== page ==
Candidates and federal members in Parkes and Hunter say they are ready for the September 14 election announced by Prime Minister Julia Gillard on Wednesday.
Member for Parkes Mark Coulton, who will be seeking his third term in Parliament, said he was looking forward to contesting the election.
Mr Coulton said much of the “restlessness and frustrations” of the current Parliament would be directed to presenting the Coalition as a credible alternate government.
“This election is about giving people a better government, a government with members that, unlike the Labor-Independents-Greens, actually understand regional Australia and the people who live in it,” he said.
“Since being elected in 2007 I have worked hard to give the people of the Parkes electorate the strongest possible voice in Canberra,” he said.
“This is in stark contrast to independents, who have sold out their electorates to be at the beck and call of their Labor colleagues.”
Mr Coulton was returned with 68.86 per cent of the two-party preferred vote in the 2010 election, with Country Labor candidate Andrew Brooks on 31.14 per cent. He gained a 5.19 per cent swing in 2010.
Member for Hunter Joel Fitzgibbon, whose seat includes Kandos and Rylstone, will also seek re-election.
Mr Fitzgibbon said certainty of the election date would ‘‘put pressure on [Opposition Leader] Tony Abbott and the Nationals to provide policy detail and explain how they will pay for their promises’’.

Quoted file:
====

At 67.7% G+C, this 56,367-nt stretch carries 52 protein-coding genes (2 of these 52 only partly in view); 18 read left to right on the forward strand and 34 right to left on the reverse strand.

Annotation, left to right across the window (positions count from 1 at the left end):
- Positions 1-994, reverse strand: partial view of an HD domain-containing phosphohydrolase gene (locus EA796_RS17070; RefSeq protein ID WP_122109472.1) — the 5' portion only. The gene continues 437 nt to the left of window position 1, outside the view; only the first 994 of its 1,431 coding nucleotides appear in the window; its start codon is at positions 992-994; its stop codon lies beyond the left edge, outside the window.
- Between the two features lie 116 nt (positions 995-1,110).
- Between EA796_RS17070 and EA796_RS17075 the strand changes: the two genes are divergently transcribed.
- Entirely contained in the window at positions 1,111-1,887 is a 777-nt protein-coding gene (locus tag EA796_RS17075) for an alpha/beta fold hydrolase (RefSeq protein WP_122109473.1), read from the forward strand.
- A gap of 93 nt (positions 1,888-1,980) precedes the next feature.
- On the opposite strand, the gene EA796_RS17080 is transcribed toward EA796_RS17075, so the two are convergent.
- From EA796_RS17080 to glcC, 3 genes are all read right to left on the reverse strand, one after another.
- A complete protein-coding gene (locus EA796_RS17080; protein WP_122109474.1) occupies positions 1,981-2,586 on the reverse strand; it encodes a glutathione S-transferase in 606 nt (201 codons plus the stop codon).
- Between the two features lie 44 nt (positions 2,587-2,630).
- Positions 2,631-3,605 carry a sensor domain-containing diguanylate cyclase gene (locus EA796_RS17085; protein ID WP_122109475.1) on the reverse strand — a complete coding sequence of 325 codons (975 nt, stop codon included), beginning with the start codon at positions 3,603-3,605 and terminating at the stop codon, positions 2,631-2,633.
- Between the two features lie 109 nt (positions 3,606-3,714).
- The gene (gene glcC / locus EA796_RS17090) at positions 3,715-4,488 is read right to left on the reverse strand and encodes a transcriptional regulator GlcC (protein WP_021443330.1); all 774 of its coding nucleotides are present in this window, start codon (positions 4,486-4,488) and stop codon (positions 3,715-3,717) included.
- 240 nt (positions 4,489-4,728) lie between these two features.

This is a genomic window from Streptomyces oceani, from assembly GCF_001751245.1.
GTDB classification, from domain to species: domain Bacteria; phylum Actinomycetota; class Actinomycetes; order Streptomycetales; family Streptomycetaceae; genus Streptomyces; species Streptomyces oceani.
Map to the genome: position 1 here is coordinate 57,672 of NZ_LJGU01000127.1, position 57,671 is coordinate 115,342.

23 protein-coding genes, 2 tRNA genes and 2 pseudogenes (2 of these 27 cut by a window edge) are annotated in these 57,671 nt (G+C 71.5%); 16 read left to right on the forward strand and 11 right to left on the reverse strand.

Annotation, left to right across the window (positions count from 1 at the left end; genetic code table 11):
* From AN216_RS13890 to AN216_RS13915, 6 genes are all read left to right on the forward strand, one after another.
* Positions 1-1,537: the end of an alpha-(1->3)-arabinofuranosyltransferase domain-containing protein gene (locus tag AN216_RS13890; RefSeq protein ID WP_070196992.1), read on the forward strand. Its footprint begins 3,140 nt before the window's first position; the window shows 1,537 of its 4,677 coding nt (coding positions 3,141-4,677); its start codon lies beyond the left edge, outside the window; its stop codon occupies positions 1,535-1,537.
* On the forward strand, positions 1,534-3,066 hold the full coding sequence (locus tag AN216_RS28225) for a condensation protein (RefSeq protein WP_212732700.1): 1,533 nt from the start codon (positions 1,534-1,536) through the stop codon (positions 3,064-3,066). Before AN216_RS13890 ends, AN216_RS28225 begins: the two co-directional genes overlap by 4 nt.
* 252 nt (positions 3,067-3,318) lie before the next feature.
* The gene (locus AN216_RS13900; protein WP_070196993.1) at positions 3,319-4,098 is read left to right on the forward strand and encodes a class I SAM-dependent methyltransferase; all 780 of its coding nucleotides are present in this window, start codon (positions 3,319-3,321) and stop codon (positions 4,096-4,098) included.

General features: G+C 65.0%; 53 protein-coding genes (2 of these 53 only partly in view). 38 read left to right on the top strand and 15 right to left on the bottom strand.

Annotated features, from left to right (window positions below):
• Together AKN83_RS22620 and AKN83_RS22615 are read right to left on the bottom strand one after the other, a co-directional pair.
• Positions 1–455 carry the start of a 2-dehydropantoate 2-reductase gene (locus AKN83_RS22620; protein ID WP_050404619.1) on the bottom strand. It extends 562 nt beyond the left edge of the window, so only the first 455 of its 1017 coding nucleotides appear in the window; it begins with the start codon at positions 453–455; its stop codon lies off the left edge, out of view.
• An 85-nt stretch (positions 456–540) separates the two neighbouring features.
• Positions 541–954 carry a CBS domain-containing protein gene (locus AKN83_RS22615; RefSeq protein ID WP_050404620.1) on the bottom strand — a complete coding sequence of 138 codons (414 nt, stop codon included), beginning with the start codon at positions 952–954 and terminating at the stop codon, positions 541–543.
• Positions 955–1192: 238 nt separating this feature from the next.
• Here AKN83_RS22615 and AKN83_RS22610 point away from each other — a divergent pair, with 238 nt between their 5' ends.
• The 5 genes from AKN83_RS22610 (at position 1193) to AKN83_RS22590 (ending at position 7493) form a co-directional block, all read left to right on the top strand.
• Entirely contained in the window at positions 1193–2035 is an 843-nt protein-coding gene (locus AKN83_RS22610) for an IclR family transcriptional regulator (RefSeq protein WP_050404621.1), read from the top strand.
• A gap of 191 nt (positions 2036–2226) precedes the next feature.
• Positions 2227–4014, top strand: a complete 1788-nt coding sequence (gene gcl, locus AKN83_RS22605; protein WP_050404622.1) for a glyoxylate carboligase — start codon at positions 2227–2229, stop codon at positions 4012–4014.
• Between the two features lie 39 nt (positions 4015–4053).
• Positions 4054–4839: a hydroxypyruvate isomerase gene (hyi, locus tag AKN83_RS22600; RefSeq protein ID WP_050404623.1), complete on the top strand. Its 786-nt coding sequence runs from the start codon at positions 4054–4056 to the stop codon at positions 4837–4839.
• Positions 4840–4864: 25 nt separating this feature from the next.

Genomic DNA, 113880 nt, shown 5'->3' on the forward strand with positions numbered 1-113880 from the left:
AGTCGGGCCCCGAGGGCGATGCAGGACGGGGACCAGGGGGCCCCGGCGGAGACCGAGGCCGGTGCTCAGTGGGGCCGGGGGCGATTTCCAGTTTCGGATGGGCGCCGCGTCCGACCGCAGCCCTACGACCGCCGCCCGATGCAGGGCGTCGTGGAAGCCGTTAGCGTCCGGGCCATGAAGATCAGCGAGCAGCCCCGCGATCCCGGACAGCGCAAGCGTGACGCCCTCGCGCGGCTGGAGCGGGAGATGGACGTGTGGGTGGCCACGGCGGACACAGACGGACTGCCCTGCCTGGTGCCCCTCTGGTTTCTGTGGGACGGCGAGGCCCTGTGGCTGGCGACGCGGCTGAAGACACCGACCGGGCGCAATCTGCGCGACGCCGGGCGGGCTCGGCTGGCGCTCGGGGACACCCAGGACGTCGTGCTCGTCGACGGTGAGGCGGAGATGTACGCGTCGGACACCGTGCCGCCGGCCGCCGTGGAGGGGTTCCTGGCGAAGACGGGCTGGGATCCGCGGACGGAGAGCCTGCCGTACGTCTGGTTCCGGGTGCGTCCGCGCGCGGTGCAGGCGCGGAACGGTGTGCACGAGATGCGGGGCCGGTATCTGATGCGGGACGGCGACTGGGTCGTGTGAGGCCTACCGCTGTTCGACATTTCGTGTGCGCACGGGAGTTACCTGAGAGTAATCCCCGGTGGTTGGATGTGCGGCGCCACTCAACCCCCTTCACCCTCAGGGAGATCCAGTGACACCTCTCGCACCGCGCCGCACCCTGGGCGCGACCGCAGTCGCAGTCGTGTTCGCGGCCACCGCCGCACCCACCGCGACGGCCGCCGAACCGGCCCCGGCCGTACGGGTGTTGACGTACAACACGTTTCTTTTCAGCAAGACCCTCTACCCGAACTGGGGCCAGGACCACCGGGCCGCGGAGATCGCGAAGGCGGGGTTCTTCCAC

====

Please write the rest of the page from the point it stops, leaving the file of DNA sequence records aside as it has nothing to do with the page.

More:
Mr Fitzgibbon held the seat of Hunter with 62.48 per cent of the two-party preferred vote in 2010, despite a 3.2 per cent swing to Nationals candidate Michael Johnsen.
Mr Johnsen, who will contest the seat again in September, said the election would give voters the opportunity to send a message to Labor.
“We want hope, we want rewards and most of all, we want opportunity,” he said
“I intend to restore opportunity by focussing on the local issues and fighting for not just our fair share, but for genuine local issue based representation.
"Policy decisions such as the carbon tax and mining tax do nothing but increase the cost of living and provide uncertainty for jobs and investment.
“We need to restore good government and put policies in place that encourage sustainable growth and a positive future for families and business.”
Mr Johnsen said he would be visiting local communities and holding public forms to discuss policies in the lead up the election.